A controversial public relations program run by former Defense Secretary Donald H. Rumsfeld’s Pentagon was cleared of any wrong-doing by the agency’s inspector general in a report published last month. The program used dozens of retired military officers working as analysts on television and radio networks as “surrogates” armed by the Pentagon with “the facts” in order to educate the public about the Department of Defense’s operations and agenda.
At the same time, the report quoted participating analysts who believed that bullet points provided by Rumsfeld’s staff advanced a “political agenda,” that the program’s intent “was to move everyone’s mouth on TV as a sock puppet” and that the program was “a white-level psyop [psychological operations] program to the American people.” It also found a “preponderance of evidence” that one analyst was dismissed from the program for being critical of former Defense Secretary Rumsfeld, while another analysts said a CNN official told him he was being dropped at the request of the White House.
Nevertheless, the inspector general exonerated the Pentagon, stating that it complied with Department of Defense (DoD) policies and regulations, including not using propaganda on the US public, while also claiming that retired military analysts, many of whom were affiliated with defense contractors, gained nothing financially or personally for the businesses they were affiliated with.
The investigation was requested by Congress after the New York Times published a story revealing the Pentagon’s public relations program, “Behind TV Analysts, Pentagon’s Hidden Hand” (04/20/2008), which was subsequently awarded a Pulitzer Prize for Investigative Reporting. The article showed how these analysts, many of whom had ties to military contractors, were used to help sell the war in Iraq, to push other Bush Administration foreign policy “themes and messages” and to act as a rapid response team to counter criticisms in the media. One official Department of Defense talking points document released while the Bush Administration was still trying to sell the need for a war with Iraq to the public states, “We know that Saddam has weapons of mass destruction.”
One of Britain’s leading social epidemiologists, Richard Wilkinson, looks at what it means to live in a new age of inequality. Wilkinson is the co-author of the groundbreaking, international bestseller The Spirit Level: Why Equality is Better for Everyone.
Al Jazeera’s excellent Fault Lines return with an investigation into the use of unmanned military technologies.
Over the past decade, the US military has shifted the way it fights its wars, deploying more unmanned systems in the battlefield than ever before. Today there are more than 7,000 drones and 12,000 ground robots in use by all branches of the military.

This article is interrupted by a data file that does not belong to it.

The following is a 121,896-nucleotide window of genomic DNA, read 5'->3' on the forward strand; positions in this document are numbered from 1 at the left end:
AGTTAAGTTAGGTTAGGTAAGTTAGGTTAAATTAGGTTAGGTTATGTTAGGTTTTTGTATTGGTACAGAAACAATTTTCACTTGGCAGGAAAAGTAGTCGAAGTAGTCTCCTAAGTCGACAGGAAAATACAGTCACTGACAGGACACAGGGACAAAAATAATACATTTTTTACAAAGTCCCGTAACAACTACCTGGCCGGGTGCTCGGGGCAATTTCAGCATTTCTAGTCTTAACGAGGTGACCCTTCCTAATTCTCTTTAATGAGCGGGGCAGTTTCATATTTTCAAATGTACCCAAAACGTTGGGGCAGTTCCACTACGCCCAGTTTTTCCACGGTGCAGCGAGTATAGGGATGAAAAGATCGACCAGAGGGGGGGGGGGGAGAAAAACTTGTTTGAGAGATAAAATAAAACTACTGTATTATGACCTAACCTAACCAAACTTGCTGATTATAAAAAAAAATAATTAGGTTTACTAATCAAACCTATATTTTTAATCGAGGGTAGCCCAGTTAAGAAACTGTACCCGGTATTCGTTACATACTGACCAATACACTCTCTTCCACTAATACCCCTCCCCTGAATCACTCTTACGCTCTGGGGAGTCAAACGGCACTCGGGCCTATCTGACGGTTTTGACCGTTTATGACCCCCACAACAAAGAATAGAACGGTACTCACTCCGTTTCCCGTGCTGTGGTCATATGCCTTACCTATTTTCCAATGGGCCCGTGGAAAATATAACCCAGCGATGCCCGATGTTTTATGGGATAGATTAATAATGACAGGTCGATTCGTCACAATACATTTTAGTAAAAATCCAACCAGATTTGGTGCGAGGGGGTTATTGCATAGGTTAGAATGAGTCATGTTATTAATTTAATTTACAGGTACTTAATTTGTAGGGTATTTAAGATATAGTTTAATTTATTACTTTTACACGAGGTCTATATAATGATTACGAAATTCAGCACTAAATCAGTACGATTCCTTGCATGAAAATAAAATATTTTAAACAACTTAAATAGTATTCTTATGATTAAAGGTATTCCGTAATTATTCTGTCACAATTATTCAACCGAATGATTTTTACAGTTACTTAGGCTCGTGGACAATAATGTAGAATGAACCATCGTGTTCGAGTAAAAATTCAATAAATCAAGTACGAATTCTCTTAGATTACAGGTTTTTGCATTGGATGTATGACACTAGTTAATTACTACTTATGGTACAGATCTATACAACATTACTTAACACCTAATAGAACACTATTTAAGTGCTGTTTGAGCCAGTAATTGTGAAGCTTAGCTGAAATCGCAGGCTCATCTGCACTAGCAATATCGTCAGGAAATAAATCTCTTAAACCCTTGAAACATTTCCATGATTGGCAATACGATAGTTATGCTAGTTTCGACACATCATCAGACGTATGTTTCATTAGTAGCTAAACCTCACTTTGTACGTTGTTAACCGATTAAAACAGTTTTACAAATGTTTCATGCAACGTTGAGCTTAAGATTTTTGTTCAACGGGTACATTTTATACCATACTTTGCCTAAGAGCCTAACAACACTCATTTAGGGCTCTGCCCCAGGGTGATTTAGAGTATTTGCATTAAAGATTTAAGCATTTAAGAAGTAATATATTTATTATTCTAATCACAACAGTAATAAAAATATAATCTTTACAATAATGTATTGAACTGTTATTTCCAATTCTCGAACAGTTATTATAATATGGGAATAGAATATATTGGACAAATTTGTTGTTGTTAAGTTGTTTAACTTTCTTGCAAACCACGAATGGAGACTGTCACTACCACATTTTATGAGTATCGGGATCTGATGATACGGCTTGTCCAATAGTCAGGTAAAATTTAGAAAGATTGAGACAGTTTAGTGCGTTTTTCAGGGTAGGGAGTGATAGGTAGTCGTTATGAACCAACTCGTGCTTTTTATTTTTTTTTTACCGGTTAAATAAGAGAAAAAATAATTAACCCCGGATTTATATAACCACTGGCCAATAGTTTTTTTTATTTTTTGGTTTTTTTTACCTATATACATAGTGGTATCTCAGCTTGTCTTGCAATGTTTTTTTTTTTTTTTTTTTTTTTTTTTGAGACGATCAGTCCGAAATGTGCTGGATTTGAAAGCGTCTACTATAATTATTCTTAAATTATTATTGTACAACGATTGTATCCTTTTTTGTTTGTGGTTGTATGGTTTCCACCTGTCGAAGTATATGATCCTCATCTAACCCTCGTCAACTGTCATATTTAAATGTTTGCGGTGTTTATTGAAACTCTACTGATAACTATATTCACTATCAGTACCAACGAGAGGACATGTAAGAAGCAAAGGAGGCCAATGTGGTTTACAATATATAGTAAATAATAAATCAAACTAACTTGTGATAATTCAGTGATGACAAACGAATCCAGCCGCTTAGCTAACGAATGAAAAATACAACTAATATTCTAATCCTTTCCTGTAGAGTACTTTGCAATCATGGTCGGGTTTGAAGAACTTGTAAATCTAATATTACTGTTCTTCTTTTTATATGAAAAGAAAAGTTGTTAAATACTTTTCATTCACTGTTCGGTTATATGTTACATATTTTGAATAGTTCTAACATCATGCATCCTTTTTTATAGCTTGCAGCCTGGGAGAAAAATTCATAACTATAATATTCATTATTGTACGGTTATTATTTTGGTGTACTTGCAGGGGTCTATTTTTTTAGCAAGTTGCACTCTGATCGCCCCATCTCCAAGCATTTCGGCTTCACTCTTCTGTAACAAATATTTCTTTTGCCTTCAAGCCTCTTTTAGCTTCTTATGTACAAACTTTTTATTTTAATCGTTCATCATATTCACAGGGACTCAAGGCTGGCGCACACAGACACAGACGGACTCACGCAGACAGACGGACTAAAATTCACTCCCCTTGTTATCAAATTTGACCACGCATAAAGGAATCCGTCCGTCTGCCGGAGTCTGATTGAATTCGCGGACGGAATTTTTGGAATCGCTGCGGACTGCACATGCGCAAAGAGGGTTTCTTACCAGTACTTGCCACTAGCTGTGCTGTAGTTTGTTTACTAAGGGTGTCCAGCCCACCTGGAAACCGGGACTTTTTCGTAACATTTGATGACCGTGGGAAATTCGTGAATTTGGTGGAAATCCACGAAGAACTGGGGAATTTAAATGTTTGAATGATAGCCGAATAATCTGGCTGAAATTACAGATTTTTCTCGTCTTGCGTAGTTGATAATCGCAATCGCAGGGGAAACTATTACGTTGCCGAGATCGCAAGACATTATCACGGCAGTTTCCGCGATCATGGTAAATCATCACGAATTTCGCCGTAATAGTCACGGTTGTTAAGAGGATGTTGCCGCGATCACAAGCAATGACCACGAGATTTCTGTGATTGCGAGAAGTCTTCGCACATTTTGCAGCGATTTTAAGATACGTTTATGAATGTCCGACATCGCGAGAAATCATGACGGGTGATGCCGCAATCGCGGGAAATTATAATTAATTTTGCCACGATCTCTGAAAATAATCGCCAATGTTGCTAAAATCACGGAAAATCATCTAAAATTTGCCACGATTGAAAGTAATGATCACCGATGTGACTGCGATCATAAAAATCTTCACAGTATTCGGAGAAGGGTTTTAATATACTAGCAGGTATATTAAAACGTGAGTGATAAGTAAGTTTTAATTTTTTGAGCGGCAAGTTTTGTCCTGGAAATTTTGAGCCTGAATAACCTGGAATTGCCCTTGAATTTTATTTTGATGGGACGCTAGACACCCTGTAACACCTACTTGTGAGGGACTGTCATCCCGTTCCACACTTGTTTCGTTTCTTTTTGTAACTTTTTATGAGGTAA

These systems mean less American deaths. They also mean less political risk for the US when it takes acts of lethal force — often outside of official war zones.
But US lethal drone strikes in countries like Pakistan have brought up serious questions about the legal and political implications of using these systems.
Fault Lines looks at how these new weapons of choice are allowing the US to stretch the international laws of war and what it could mean when more and more autonomy is developed for these lethal machines.
By the River Jhelum, my window opens into the city of Srinagar at noon. It is a trellis window. Its wooden motifs are rhomboidal, our patient improvisations of what they were, many centuries ago, in Samarkand. Over the soldiers’ sand-bagged bunker and the tangles of wire, over the roof shingles of houseboats moored in the muddy water, it overlooks a road, dusty and strewn with stones, busy with life, the leisurely passage of buses.
The window fills with the clamor of the city centre, Lal Chowk, from the rear: honking of cars, shouts of bus conductors, of vendors selling lotus stems and water nuts, the jingleof bangles on the arms of women, hobnobbing of old men, whistles of the policemen on prowl. It listens in the songs of Habeh Khuton, sad and reminiscent of the color of saffron from Pamper from the corner where you find late poems of Azad, fresh copies of Curfewed Night, fake pieces of Bombay music.
“Violence begets violence. Hatred begets hatred. And terrorism begets terrorism. A white ambassador said that y’all, not a black militant (Ambassador to Iraq, Edward Peck). Not a reverend who preaches about racism. An ambassador whose eyes are wide open and who is trying to get us to wake up and move away from this dangerous precipice upon which we are now poised…” — Jeremiah Wright, September 16, 2001.
Prophets fare poorly in their own country, yet countries would do well to hearken to their prophets. Scorn, ridicule, and innuendo attend their pronouncements as the righteous defend their actions as logical, existential and necessary. Jeremiah Wright suffered such scorn and mockery because he understood the consequences of revenge on the innocent and the defenceless, justified by whatever inane discourse. Wright spoke truth to power that Sunday after 9/11 and the righteous cried to heaven condemning him to perdition for defaming America, for even suggesting that revenge for the sake of revenge is the motivation of the arch fiend against the Almighty, the foulest, most ignorant, most amoral rational for action.